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The identification of gene expression profiles associated with progression of
human diabetic neuropathy.
Hur J, Sullivan KA, Pande M, Hong Y, Sima AA, Jagadish HV, Kretzler M, Feldman
Eva Feldman on 8/1/2012
Brain : a journal of neurology
Volume : Pages
134 : 3222 - 3235
Diabetic neuropathy is a common complication of diabetes. While multiple
pathways are implicated in the pathophysiology of diabetic neuropathy, there are
no specific treatments and no means to predict diabetic neuropathy onset or
progression. Here, we identify gene expression signatures related to diabetic
neuropathy and develop computational classification models of diabetic
neuropathy progression. Microarray experiments were performed on 50 samples of
human sural nerves collected during a 52-week clinical trial. A series of
bioinformatics analyses identified differentially expressed genes and their
networks and biological pathways potentially responsible for the progression of
diabetic neuropathy. We identified 532 differentially expressed genes between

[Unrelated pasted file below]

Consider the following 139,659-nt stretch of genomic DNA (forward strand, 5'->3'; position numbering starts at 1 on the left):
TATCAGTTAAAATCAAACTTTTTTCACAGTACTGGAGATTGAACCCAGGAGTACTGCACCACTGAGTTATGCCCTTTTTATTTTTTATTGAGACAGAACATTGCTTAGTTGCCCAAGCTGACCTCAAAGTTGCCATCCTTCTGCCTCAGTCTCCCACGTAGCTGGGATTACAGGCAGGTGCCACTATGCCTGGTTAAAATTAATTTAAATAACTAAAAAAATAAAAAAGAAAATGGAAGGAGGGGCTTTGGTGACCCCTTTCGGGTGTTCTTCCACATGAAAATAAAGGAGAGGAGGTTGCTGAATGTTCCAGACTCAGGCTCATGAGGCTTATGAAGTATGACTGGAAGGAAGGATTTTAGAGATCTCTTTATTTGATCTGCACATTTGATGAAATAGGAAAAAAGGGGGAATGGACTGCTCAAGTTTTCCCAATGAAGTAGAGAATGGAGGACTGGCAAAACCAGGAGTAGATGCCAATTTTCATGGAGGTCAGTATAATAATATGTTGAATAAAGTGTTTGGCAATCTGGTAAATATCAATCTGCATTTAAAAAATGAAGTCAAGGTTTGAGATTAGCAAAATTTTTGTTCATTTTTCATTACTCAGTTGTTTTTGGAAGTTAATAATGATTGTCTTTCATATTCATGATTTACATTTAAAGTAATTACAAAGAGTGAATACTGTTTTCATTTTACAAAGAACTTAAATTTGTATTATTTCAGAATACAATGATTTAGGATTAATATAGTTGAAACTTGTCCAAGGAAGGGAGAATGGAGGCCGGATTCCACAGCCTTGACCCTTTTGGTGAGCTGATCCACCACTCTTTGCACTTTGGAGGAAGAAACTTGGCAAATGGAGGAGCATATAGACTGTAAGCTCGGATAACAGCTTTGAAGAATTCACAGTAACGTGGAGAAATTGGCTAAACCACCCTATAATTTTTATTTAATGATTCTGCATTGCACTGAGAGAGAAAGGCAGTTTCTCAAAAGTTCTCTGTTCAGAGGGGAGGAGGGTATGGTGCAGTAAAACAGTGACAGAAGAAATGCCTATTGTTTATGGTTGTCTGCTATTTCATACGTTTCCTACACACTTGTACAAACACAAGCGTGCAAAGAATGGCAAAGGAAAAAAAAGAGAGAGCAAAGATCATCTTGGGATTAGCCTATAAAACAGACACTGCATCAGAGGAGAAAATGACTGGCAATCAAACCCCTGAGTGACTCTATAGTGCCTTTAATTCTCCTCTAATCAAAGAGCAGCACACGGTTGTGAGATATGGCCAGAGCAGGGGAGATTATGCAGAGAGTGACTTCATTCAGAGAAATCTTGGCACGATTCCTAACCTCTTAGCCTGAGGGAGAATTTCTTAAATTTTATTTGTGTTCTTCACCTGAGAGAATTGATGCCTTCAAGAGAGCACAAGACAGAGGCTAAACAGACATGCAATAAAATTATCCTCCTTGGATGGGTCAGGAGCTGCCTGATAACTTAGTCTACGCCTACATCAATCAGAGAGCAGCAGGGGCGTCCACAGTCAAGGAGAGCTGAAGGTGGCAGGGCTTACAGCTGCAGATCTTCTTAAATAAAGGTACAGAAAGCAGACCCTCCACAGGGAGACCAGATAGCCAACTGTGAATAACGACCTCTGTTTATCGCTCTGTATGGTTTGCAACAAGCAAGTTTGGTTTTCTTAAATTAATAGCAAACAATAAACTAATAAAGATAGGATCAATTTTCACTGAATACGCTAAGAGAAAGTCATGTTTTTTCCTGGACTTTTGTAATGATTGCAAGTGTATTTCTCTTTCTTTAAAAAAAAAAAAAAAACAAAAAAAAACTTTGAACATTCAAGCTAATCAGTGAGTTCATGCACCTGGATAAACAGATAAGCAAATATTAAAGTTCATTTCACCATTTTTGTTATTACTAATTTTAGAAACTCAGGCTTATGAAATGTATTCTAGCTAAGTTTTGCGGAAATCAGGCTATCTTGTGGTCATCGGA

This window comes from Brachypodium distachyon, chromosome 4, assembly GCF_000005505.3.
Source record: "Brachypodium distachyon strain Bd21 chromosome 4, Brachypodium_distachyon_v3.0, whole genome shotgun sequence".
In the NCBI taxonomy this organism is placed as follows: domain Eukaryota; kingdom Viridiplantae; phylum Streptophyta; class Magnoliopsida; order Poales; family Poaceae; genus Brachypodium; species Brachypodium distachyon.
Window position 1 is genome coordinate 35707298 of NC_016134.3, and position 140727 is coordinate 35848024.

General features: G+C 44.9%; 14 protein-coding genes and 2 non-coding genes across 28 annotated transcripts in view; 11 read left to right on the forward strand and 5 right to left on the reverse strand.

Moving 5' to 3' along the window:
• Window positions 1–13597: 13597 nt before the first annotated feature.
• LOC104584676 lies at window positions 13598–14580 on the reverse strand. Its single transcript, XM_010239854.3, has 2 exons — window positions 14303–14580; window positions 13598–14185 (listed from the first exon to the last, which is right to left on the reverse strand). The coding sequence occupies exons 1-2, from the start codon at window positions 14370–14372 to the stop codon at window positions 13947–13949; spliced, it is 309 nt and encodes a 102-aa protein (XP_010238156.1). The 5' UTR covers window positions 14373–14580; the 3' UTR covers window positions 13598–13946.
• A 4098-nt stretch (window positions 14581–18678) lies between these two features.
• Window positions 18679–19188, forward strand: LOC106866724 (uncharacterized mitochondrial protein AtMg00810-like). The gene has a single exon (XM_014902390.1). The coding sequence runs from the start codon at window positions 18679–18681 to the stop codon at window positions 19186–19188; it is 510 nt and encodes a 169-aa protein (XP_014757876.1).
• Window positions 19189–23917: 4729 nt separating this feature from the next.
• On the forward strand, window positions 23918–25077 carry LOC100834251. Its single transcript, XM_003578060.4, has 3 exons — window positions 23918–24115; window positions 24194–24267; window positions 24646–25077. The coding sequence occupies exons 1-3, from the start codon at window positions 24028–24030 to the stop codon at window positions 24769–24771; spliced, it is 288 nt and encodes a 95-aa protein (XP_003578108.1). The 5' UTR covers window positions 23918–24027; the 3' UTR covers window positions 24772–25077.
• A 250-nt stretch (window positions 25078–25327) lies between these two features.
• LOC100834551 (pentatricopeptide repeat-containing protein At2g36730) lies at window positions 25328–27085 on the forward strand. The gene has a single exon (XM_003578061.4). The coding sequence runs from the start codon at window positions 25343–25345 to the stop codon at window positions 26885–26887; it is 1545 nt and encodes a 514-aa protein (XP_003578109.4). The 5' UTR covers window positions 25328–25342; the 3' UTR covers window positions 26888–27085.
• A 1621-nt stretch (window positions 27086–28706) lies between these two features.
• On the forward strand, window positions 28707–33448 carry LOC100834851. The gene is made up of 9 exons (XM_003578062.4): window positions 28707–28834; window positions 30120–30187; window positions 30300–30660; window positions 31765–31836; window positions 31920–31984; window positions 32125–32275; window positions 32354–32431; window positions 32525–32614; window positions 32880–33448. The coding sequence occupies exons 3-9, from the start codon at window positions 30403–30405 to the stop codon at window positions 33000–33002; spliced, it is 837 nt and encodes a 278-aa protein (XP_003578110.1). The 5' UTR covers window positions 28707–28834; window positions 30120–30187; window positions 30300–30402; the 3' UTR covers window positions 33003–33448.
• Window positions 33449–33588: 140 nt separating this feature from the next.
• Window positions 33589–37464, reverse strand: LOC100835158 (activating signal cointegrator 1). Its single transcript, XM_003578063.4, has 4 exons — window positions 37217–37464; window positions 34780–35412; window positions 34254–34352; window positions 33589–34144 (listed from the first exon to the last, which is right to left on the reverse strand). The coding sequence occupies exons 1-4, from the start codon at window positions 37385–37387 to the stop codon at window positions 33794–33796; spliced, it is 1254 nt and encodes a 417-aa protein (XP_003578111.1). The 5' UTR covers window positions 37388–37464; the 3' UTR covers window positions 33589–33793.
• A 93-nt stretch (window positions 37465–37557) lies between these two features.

patient samples with progressing or non-progressing diabetic neuropathy, and
found these were functionally enriched in pathways involving inflammatory
responses and lipid metabolism. A literature-derived co-citation network of the
differentially expressed genes revealed gene subnetworks centred on
apolipoprotein E, jun, leptin, serpin peptidase inhibitor E type 1 and
peroxisome proliferator-activated receptor gamma. The differentially expressed
genes were used to classify a test set of patients with regard to diabetic
neuropathy progression. Ridge regression models containing 14 differentially
expressed genes correctly classified the progression status of 92% of patients
(P < 0.001). To our knowledge, this is the first study to identify
transcriptional changes associated with diabetic neuropathy progression in human
sural nerve biopsies and describe their potential utility in classifying
diabetic neuropathy. Our results identifying the unique gene signature of
patients with progressive diabetic neuropathy will facilitate the development of
new mechanism-based diagnostics and therapies.
Investigators with authorship
University of Michigan
University of Michigan
Neuropathy & Neurocognition
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Please acknowledge all posters, manuscripts or scientific materials that were generated in part or whole using funds from the Diabetic Complications Consortium(DiaComp) using the following text:
Financial support for this work provided by the NIDDK Diabetic Complications Consortium (RRID:SCR_001415, www.diacomp.org), grants DK076169 and DK115255
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